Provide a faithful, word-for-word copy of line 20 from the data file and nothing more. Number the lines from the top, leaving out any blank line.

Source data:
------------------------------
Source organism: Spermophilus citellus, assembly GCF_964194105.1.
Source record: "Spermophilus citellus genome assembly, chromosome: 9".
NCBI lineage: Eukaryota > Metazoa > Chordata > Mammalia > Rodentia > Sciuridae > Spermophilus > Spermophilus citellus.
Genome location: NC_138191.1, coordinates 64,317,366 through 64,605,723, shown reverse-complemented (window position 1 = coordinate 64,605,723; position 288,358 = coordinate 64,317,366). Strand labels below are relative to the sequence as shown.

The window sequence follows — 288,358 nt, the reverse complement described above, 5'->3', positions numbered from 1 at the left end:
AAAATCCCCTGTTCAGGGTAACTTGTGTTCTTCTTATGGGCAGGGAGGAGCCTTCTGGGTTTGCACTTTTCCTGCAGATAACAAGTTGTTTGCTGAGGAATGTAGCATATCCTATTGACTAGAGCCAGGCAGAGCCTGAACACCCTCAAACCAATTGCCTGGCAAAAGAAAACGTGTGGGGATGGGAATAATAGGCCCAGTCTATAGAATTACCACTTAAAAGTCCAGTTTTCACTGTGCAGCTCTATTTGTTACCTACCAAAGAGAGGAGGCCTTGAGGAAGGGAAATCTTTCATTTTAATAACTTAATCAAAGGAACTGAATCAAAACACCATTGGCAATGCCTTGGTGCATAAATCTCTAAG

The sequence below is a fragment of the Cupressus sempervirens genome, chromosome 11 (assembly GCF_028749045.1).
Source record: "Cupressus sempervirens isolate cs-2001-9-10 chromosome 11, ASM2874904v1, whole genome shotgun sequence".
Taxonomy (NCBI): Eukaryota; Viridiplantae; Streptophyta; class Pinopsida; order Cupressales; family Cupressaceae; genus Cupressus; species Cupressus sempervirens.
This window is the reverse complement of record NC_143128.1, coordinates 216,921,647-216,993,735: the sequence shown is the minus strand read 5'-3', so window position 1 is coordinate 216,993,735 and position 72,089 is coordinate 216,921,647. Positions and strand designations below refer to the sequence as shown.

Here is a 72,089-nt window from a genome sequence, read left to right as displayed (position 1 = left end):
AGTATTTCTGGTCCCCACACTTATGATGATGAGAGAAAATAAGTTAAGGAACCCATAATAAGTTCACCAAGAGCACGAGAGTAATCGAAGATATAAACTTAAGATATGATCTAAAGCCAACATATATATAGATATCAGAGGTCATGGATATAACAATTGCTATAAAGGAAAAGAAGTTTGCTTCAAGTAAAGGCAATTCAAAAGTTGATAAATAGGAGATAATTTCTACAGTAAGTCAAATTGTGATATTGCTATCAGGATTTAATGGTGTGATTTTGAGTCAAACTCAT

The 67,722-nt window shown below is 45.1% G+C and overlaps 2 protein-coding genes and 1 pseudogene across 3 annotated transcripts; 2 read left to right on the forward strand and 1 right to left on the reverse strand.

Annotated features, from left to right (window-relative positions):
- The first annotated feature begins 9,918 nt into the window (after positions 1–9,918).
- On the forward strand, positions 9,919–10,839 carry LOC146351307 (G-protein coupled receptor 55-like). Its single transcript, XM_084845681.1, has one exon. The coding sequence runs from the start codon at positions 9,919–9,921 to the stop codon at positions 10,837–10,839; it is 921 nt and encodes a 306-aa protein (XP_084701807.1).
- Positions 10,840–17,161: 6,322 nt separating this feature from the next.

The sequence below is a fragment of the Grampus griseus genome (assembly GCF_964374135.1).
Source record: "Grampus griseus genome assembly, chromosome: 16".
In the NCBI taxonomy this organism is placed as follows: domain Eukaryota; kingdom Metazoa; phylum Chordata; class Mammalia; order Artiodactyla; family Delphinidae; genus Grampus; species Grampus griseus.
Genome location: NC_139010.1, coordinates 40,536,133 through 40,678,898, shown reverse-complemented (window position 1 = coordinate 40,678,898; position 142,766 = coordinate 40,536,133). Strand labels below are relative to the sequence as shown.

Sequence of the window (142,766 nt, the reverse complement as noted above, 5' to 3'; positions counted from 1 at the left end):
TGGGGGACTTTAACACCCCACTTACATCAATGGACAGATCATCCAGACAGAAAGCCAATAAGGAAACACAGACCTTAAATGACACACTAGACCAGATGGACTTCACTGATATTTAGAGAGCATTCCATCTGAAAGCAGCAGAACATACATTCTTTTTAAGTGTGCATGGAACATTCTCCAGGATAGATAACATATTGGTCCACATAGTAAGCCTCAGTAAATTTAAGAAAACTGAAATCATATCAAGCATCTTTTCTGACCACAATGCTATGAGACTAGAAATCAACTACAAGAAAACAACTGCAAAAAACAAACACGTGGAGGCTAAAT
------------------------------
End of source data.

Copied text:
In the NCBI taxonomy this organism is placed as follows: domain Eukaryota; kingdom Metazoa; phylum Chordata; class Mammalia; order Artiodactyla; family Delphinidae; genus Grampus; species Grampus griseus.